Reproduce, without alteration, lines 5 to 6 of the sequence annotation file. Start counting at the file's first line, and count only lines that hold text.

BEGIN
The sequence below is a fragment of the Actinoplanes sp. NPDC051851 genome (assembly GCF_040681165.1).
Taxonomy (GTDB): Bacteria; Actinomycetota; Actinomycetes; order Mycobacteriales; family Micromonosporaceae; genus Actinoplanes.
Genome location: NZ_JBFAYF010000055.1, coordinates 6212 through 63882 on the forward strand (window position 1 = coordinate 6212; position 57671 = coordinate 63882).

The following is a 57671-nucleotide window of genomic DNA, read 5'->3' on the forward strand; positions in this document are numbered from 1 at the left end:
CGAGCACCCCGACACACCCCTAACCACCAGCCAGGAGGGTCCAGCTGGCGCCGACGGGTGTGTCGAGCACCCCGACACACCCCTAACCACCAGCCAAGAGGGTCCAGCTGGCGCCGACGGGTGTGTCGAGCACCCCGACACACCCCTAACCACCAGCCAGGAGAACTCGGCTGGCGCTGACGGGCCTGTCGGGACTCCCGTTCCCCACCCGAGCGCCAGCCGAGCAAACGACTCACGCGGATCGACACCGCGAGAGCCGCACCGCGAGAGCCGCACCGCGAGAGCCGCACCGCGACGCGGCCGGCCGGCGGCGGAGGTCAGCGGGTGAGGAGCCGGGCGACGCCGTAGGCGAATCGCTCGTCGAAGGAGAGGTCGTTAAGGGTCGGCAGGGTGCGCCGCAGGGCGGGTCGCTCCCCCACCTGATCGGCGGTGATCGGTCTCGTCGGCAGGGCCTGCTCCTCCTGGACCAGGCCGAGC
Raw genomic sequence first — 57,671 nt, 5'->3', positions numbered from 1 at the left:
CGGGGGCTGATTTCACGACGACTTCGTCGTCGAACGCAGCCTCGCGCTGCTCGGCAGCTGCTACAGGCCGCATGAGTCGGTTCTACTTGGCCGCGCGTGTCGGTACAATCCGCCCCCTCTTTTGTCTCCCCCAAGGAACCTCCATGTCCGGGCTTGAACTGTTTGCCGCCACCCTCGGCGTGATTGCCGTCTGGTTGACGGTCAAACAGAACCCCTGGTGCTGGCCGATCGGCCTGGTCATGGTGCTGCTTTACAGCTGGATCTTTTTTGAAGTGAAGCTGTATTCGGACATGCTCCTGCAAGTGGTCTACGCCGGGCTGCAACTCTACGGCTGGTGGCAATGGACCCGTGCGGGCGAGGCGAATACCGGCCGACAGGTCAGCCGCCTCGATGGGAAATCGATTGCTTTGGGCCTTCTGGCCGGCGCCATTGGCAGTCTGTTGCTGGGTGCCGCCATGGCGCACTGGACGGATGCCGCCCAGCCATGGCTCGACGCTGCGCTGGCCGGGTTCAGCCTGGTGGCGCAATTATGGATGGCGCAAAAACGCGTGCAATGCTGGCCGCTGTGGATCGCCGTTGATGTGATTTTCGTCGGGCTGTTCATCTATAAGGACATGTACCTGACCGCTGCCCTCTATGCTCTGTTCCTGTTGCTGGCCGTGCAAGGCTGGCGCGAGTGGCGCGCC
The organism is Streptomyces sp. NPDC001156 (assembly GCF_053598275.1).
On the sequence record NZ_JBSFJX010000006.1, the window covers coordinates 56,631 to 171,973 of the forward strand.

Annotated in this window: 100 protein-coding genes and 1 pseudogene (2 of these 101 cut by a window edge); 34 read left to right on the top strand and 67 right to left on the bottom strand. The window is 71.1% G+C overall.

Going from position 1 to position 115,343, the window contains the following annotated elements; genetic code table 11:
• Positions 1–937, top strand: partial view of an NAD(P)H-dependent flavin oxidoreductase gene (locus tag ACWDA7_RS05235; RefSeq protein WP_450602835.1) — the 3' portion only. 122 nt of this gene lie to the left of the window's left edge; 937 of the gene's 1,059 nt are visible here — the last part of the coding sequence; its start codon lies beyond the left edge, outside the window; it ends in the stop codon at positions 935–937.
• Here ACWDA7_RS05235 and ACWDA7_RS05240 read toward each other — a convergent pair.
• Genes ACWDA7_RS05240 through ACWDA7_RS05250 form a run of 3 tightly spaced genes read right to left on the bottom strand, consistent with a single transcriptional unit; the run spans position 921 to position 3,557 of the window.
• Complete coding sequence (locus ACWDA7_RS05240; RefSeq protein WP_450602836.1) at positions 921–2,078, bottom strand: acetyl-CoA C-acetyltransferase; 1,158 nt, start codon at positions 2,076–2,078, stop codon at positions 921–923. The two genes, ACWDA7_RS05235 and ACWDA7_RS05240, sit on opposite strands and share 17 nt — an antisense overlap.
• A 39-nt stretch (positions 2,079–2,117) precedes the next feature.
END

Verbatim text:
CGAGCACCCCGACACACCCCTAACCACCAGCCAGGAGGGTCCAGCTGGCGCCGACGGGTGTGTCGAGCACCCCGACACACCCCTAACCACCAGCCAAGAGGGTCCAGCTGGCGCCGACGGGTGTGTCGAGCACCCCGACACACCCCTAACCACCAGCCAGGAGAACTCGGCTGGCGCTGACGGGCCTGTCGGGACTCCCGTTCCCCACCCGAGCGCCAGCCGAGCAAACGACTCACGCGGATCGACACCGCGAGAGCCGCACCGCGAGAGCCGCACCGCGAGAGCCGCACCGCGACGCGGCCGGCCGGCGGCGGAGGTCAGCGGGTGAGGAGCCGGGCGACGCCGTAGGCGAATCGCTCGTCGAAGGAGAGGTCGTTAAGGGTCGGCAGGGTGCGCCGCAGGGCGGGTCGCTCCCCCACCTGATCGGCGGTGATCGGTCTCGTCGGCAGGGCCTGCTCCTCCTGGACCAGGCCGAGC
Raw genomic sequence first — 57,671 nt, 5'->3', positions numbered from 1 at the left: